Not only was the book intriguing, but the flow of the story made it a very quick and enjoyable read. In fact, it was almost too short and left readers wanting more! Although the story wasn’t groundbreaking, it was fun and the artwork was more realistic than the typical comic book. In fact, it was found to be beautiful, yet haunting at times, and the facial expressions evoked so much emotion that it was a bit disorienting (in a good way, of course). All things considered, the majority of the club will patiently wait for the second volume to be released!

In November, North Park will read volumes 5 and 6 of Neil Gaiman’s Sandman series.


Hellboy, vol. 1

TM & © 2017 Michael Mignola

La Jolla

The La Jolla Group decided to get spooky during the month of Halloween and journeyed into mystery! The group read Hellboy, Vol. 1: Seed of Destruction by Mike Mignola and John Byrne. Members enjoyed the gothic artwork, and simplified color palette used in the art. The group also enjoyed that despite the book being named after the titular Hellboy, that it was actually a “team book.” Everyone drew parallels to The X-Files and Men in Black, and even picked up on a pinch of steampunk, and expressed interest in seeing more of the vast world Mike Mignola has created.

La Jolla also really enjoyed Locke & Key, Vol. 1: Welcome to Lovecraft by Joe Hill and Gabriel Rodiguez. The group loved the artwork by Gabriel Rodriguez, and liked how more complex story elements were conveyed through the images and not rely heavily on written exposition. Many found the book surprisingly exceeded their expectations, and were quick to spot that some characters might be more connected as the series progresses than what is presented in this initial volume. There was an eager curiosity to find what other keys might un-Locke as the series unfolds.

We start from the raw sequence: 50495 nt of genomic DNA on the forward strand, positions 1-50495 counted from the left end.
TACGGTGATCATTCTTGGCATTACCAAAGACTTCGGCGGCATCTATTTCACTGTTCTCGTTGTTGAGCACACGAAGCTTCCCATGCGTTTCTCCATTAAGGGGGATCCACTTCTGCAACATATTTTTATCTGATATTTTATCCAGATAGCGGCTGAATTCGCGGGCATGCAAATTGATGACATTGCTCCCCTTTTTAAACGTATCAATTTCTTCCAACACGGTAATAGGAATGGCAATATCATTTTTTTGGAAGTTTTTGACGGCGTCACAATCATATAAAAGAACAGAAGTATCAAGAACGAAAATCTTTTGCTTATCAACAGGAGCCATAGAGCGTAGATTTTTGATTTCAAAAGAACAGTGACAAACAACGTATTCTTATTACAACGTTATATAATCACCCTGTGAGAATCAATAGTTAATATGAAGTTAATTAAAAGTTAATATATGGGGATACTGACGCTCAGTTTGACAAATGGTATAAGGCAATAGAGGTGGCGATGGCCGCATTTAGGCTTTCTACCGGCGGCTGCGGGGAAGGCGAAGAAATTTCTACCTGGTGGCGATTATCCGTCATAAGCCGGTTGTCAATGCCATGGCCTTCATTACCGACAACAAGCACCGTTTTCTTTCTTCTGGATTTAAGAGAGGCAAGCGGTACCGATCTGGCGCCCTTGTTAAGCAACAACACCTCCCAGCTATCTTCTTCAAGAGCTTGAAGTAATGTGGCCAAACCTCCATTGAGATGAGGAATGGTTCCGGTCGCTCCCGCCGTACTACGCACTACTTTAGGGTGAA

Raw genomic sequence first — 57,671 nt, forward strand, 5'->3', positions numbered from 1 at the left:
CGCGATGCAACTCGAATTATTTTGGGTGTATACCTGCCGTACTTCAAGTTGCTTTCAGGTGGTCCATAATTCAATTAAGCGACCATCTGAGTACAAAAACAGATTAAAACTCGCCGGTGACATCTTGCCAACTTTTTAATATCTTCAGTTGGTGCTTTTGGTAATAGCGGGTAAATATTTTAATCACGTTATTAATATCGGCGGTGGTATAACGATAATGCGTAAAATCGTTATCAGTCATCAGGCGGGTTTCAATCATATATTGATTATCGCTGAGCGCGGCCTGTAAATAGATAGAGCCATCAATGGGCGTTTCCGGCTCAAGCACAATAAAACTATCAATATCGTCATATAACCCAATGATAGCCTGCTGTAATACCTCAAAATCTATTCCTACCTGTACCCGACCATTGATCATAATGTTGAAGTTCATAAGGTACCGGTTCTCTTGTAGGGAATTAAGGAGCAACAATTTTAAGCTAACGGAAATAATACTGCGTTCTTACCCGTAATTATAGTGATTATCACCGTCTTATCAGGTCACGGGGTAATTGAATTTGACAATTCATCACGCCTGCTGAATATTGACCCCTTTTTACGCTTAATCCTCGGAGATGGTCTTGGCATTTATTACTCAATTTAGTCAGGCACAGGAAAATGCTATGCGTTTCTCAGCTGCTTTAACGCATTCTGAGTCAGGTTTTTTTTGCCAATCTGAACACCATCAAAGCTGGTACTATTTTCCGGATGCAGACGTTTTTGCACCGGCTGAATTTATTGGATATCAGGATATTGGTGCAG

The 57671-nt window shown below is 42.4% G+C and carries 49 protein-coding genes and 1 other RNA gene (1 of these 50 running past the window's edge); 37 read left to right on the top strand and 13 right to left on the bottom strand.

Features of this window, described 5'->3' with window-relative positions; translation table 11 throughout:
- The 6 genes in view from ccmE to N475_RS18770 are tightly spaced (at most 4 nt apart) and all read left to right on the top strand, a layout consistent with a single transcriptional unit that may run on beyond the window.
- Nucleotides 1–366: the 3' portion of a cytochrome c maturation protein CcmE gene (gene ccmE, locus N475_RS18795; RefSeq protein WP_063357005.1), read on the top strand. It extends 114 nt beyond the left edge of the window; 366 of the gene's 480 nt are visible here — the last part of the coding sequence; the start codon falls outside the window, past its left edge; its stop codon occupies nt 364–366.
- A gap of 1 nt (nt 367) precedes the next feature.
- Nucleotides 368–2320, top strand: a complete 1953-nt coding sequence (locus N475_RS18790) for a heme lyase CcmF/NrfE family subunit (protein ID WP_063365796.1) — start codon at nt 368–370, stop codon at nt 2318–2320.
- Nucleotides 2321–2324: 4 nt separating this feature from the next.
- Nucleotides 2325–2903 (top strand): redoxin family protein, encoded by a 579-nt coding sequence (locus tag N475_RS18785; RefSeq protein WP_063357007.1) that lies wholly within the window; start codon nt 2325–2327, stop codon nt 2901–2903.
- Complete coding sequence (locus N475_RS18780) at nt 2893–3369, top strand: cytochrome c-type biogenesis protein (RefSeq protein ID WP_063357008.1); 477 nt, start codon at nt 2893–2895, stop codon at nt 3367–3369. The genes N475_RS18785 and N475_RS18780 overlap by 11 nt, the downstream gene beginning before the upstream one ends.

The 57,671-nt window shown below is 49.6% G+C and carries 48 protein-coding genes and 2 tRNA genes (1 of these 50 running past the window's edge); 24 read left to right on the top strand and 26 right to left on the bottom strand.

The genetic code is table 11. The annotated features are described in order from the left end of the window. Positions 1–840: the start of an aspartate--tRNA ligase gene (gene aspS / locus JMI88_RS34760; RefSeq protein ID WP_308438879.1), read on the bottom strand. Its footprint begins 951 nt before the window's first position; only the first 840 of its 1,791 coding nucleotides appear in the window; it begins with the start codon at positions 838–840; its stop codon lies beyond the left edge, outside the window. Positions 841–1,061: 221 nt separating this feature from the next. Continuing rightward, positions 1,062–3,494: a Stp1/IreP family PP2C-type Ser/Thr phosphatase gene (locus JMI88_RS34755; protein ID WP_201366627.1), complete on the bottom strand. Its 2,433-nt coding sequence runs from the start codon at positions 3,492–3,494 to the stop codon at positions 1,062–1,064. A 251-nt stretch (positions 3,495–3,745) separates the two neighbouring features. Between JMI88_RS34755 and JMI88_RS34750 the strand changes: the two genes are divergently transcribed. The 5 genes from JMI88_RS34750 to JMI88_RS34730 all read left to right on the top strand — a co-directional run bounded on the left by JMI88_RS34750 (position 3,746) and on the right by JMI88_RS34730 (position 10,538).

Next month, the La Jolla group will explore Frank Miller’s view of the beginning and the end of the Caped Crusader, by reading Batman: Year One and The Dark Knight Returns.


Books of Magic vol. 1

TM & © DC Comics


The Encinitas group welcomed October by discussing Neil Gaiman’s 4-part Books of Magic collection. As with the group’s previous discussion of Kingdom Come, this month’s selection serves as another “Who’s Who” of the DC Universe, focusing on magic users. A number of Book Club members mentioned having some difficulty getting into the collection at first, particularly because the first section of Books of Magic is “densely DC” and contains an almost daunting richness in text and artwork. However everyone found Books of Magic to be a rewarding read, particularly due to Neil Gaiman’s storytelling and world-building chops. The exploration of how magic and science intertwine and differentiate was an interesting concept,

The group all were fans of protagonist Timothy Hunter, particularly in the way he would stand up for himself and even be a little mouthy to those characters who tried to push him around. Members took some time to examine similarities between Books of Magic and Harry Potter, which is a series said to have been influenced by Gaiman’s work. Before long the group got to the fun part and by determining who would win in a fight between Tim Hunter and Harry Potter. Almost everyone sided with Tim, though one member stands firm that Harry Potter would emerge victorious. “He’s just so much more whimsical!”

This unresolved debate aside, Books of Magic was definitely another selection universally enjoyed by the group, and at least a few members are planning to explore the post-Gaiman continuation of the series. In November, the Encinitas Book Club will be discussing Velvet volumes 1-3 by Ed Brubaker and Steve Epting.